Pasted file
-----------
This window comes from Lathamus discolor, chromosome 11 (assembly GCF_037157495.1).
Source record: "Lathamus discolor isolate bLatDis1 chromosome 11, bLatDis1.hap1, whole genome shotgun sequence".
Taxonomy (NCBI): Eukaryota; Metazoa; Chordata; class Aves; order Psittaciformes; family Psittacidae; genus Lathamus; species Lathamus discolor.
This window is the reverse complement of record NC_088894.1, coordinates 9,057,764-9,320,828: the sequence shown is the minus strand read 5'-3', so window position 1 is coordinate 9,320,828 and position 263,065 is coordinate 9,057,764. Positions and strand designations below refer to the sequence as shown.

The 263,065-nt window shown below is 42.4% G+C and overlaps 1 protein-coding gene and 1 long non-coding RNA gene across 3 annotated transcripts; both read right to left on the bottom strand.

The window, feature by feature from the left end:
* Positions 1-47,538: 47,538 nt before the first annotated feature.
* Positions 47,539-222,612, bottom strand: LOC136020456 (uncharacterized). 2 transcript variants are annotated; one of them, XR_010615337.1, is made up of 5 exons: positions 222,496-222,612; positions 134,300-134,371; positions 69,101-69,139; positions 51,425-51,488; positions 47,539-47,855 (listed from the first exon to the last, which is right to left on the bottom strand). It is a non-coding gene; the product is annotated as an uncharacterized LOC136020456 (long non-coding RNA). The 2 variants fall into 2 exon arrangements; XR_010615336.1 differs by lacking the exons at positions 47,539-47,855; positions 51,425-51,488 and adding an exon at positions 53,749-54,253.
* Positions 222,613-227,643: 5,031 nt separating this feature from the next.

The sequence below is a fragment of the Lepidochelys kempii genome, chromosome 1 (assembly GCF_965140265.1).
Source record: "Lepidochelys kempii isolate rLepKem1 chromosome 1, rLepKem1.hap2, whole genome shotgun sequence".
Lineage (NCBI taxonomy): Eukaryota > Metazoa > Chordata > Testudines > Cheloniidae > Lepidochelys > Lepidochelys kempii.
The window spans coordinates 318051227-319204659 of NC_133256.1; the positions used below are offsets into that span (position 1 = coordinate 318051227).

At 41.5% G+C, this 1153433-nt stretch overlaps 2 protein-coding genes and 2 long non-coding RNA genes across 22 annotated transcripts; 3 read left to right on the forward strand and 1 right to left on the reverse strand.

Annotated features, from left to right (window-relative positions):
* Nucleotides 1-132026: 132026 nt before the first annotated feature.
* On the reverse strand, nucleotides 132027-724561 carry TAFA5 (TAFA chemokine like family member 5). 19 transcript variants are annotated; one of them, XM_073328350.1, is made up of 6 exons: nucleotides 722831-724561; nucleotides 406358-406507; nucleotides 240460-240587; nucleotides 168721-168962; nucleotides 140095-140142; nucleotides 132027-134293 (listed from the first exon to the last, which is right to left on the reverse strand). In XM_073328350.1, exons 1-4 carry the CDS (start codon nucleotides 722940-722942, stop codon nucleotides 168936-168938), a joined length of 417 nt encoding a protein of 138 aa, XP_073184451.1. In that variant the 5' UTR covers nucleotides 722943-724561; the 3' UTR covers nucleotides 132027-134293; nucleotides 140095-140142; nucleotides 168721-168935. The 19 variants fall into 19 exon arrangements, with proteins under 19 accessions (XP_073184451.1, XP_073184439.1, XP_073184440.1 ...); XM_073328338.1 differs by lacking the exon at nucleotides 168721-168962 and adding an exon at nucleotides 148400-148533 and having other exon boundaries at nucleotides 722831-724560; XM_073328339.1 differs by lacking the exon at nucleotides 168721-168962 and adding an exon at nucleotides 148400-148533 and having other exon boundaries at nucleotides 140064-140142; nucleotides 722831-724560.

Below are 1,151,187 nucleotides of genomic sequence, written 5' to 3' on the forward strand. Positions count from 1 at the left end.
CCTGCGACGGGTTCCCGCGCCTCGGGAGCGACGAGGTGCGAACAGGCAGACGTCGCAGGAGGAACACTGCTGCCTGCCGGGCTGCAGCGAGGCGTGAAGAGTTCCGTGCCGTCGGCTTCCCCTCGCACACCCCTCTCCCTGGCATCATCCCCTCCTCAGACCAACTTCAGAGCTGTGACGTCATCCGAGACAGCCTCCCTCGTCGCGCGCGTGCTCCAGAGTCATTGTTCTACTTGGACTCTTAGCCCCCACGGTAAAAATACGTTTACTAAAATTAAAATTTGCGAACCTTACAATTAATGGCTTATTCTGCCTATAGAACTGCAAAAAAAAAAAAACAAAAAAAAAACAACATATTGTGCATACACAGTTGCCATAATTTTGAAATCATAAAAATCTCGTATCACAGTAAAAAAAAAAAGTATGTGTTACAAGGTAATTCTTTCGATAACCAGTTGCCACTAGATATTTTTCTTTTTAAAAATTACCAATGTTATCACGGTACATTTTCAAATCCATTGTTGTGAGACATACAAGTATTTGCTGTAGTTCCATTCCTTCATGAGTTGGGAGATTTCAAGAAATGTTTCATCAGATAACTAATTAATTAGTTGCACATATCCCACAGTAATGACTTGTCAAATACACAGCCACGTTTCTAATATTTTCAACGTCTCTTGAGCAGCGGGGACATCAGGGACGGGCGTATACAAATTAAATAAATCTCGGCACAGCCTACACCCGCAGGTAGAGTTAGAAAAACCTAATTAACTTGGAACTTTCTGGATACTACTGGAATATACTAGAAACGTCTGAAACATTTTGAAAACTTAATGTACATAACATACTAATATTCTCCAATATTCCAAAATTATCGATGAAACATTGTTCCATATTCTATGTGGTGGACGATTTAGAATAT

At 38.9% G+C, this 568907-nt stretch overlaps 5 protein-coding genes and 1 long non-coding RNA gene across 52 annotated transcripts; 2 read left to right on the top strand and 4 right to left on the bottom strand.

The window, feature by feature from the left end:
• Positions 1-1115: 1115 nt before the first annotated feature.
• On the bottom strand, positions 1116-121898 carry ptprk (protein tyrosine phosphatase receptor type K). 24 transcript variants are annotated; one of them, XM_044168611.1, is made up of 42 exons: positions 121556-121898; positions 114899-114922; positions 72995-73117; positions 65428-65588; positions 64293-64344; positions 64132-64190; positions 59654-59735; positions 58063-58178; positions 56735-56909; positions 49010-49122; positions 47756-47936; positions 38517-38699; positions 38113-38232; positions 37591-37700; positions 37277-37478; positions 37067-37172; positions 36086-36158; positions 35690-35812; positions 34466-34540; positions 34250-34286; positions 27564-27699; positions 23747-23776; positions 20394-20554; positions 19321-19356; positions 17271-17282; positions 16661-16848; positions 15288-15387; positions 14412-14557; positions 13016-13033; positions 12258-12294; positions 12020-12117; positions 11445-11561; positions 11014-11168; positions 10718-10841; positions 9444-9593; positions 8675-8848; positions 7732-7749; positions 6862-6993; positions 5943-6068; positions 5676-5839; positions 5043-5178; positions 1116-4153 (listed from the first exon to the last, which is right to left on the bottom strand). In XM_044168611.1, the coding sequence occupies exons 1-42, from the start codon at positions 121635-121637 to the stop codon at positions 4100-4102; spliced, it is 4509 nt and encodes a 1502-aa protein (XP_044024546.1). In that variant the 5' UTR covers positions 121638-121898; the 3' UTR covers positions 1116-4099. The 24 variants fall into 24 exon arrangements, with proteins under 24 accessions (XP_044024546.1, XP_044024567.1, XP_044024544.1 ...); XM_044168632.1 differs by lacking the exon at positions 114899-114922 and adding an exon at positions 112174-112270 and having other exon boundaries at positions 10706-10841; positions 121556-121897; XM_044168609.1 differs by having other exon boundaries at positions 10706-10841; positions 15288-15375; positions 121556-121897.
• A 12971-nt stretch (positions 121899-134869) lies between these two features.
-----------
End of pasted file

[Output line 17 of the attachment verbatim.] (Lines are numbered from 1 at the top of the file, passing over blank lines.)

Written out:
* On the reverse strand, nucleotides 132027-724561 carry TAFA5 (TAFA chemokine like family member 5). 19 transcript variants are annotated; one of them, XM_073328350.1, is made up of 6 exons: nucleotides 722831-724561; nucleotides 406358-406507; nucleotides 240460-240587; nucleotides 168721-168962; nucleotides 140095-140142; nucleotides 132027-134293 (listed from the first exon to the last, which is right to left on the reverse strand). In XM_073328350.1, exons 1-4 carry the CDS (start codon nucleotides 722940-722942, stop codon nucleotides 168936-168938), a joined length of 417 nt encoding a protein of 138 aa, XP_073184451.1. In that variant the 5' UTR covers nucleotides 722943-724561; the 3' UTR covers nucleotides 132027-134293; nucleotides 140095-140142; nucleotides 168721-168935. The 19 variants fall into 19 exon arrangements, with proteins under 19 accessions (XP_073184451.1, XP_073184439.1, XP_073184440.1 ...); XM_073328338.1 differs by lacking the exon at nucleotides 168721-168962 and adding an exon at nucleotides 148400-148533 and having other exon boundaries at nucleotides 722831-724560; XM_073328339.1 differs by lacking the exon at nucleotides 168721-168962 and adding an exon at nucleotides 148400-148533 and having other exon boundaries at nucleotides 140064-140142; nucleotides 722831-724560.